Barnes and Noble Thursday reported Q3 same-store stores rose 1.3%, excluding its faltering Nook e-reader and e-book business. The retailer suffered continued fallout from a botched mid-2015 relaunch of its website, however, and as a consequence lost 1.8% in Q3 web sales, to $1.4 billion.
The Nook, which Barnes and Noble can’t kill outright due to the extreme loyalty of its few fans, continues to die on its own nevertheless. Nook sales were down 33.3% to $51.7 million on slower sales of both devices and content. The Nook’s U.K. business is folding up entirely, with Nook content sales ending May 31.
The retailer said it would close eight stores—its smallest store closure number in 15 years, which is especially good news considering that in June it had projected 13 closures this year.
New Barnes & Noble CEO Ron Boire has taken steps to diversify the retailer's offerings to include toys, games, music and small home goods, with sales rising 12.5% in those categories.
Boire has expressed a personal affinity for physical books, and Barnes and Noble’s endurance in the category may be paying off, considering that sales of physical books, particularly paperbacks, are rebounding as e-book prices have risen. Given equal or close prices, physical books appear to win over digital ones.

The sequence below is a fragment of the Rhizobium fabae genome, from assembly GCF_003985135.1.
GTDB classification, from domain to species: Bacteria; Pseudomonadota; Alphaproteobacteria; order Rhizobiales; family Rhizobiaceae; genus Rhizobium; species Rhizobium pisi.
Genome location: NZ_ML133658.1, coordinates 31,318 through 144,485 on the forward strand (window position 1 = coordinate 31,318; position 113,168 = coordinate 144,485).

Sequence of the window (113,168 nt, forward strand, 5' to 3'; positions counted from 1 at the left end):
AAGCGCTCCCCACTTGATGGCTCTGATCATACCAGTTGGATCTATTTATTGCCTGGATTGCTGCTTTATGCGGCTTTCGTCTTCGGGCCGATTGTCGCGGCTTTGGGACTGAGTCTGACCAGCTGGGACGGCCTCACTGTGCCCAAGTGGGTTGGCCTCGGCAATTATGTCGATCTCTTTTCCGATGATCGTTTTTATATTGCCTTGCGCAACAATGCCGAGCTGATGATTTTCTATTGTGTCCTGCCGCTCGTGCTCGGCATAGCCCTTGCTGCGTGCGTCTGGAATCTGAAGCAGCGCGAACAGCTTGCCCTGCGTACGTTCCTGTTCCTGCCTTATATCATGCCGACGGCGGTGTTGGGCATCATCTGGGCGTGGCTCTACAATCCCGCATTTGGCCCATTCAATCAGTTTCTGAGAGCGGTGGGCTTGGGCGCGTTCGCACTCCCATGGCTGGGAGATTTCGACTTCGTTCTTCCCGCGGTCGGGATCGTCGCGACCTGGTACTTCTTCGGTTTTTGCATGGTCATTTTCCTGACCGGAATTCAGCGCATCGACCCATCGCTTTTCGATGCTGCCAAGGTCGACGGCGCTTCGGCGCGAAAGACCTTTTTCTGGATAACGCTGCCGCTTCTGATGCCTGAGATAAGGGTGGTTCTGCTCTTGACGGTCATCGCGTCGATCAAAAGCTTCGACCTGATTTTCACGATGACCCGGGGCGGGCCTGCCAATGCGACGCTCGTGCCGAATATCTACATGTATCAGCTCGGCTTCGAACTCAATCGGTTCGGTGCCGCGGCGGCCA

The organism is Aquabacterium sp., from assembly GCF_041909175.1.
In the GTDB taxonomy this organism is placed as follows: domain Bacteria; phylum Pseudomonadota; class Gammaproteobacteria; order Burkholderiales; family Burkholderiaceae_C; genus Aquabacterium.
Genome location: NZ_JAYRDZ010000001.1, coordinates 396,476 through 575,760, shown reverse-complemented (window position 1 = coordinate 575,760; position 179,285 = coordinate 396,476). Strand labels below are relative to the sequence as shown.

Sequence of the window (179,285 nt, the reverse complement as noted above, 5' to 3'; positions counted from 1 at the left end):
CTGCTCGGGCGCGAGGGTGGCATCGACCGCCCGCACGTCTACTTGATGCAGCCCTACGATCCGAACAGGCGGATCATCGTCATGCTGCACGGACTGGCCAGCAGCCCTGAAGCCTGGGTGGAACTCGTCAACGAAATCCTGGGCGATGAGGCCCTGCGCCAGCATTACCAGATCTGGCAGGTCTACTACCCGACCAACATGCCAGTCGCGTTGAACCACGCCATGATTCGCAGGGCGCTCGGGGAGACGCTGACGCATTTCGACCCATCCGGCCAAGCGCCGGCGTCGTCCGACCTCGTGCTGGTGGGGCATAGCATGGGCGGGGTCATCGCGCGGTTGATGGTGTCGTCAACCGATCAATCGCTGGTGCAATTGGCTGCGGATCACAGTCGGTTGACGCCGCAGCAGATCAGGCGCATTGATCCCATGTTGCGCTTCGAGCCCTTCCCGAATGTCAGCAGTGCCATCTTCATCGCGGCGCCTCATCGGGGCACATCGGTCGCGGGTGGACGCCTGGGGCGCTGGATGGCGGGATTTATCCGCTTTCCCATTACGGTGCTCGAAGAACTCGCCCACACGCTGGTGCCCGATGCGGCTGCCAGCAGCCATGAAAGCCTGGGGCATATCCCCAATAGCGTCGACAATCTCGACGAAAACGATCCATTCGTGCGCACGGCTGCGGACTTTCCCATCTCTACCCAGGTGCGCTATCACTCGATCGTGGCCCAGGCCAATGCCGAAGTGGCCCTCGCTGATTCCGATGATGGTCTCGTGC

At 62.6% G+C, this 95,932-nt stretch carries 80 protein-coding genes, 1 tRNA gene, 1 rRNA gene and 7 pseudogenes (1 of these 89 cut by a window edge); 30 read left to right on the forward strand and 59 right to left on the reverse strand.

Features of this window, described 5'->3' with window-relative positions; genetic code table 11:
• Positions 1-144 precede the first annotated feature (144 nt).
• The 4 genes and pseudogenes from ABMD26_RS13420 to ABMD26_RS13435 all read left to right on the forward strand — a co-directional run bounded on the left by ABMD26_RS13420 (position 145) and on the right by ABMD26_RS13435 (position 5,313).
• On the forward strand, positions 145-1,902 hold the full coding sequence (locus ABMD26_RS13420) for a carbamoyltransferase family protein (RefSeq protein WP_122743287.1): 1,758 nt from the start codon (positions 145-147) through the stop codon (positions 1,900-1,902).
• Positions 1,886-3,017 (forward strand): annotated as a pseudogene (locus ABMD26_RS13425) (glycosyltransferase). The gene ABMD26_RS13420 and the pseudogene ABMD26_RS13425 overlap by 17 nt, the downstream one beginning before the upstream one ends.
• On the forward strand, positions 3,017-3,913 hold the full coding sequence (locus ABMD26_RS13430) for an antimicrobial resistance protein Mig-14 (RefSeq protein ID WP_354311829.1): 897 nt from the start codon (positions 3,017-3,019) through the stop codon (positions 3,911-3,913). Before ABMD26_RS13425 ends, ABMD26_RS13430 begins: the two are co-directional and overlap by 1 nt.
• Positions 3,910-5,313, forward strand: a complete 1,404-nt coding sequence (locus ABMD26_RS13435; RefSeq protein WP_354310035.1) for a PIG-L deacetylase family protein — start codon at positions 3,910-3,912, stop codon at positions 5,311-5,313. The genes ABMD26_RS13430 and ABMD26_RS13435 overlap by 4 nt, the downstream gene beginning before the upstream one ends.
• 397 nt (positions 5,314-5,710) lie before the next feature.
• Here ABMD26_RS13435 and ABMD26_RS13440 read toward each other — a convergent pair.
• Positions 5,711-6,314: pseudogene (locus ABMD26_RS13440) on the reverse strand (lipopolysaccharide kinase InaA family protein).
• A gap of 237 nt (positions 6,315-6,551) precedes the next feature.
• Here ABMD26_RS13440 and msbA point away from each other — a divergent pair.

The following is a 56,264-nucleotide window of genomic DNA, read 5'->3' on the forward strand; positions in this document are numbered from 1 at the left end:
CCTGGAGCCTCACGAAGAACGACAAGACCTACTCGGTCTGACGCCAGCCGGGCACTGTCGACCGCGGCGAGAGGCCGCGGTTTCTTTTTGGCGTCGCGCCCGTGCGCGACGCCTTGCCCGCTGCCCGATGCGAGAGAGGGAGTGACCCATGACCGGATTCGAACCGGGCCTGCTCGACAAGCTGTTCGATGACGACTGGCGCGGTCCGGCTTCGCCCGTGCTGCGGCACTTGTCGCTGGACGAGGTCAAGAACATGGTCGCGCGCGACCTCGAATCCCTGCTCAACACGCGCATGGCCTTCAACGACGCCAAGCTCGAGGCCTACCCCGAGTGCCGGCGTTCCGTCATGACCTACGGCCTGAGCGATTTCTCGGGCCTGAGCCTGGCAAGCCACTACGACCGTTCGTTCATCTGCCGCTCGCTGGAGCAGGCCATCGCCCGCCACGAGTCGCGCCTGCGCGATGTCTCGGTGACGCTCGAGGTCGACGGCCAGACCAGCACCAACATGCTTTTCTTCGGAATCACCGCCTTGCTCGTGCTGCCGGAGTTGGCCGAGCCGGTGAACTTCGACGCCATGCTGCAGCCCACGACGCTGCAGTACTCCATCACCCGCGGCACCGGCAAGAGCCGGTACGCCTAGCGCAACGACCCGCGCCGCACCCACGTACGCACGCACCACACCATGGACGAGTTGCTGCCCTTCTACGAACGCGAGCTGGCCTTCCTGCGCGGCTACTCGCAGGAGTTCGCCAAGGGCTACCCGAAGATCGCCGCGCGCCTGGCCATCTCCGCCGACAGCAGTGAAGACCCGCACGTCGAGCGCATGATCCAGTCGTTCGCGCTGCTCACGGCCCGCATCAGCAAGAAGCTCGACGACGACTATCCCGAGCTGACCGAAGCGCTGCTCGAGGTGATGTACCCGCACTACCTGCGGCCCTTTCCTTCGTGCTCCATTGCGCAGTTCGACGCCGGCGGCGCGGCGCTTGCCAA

In fact, it’s been a fairly even swap, according to data from the Association of American Publishers. Overall U.S. e-book sales in the first three quarters of 2015 fell 11.1%, while paperback sales grew 13.3% and hardcover sales fell 6.4%, according to the AAP. Notably, Barnes and Noble and other booksellers still face competition from digital book sales in the form of audiobooks, which saw U.S. sales rise 37.7% in that same period.
Despite the closure of its U.K. Nook business, Barnes & Noble appears to sticking by the Nook platform for now, though its website and stores are a priority, Boire said Thursday.
“We are pleased with our bookstore sales performance and the reduction of Nook losses during the fiscal third quarter,” Boire said in a statement. “We remain committed to providing a great digital reading experience to our customers, while exploring all opportunities to further reduce losses. Moving forward, our top priorities are growing bookstore and online sales, reducing retail and Nook expenses and growing our membership base.”
Barnes & Noble also said it will open four new concept stores during fiscal 2017. Details are scarce, but Publishers Weekly noted the company is developing new prototype stores inspired by what Boire called his "omni-channel" approach to retailing, leveraging brick-and-mortar stores to drive customers to make purchases online.
"I don’t think until you’re fully connected–mobile, desktop and store–that you’re going to be providing the full experience," Boire told attendees at last month's eTail West conference. "That’s our goal.”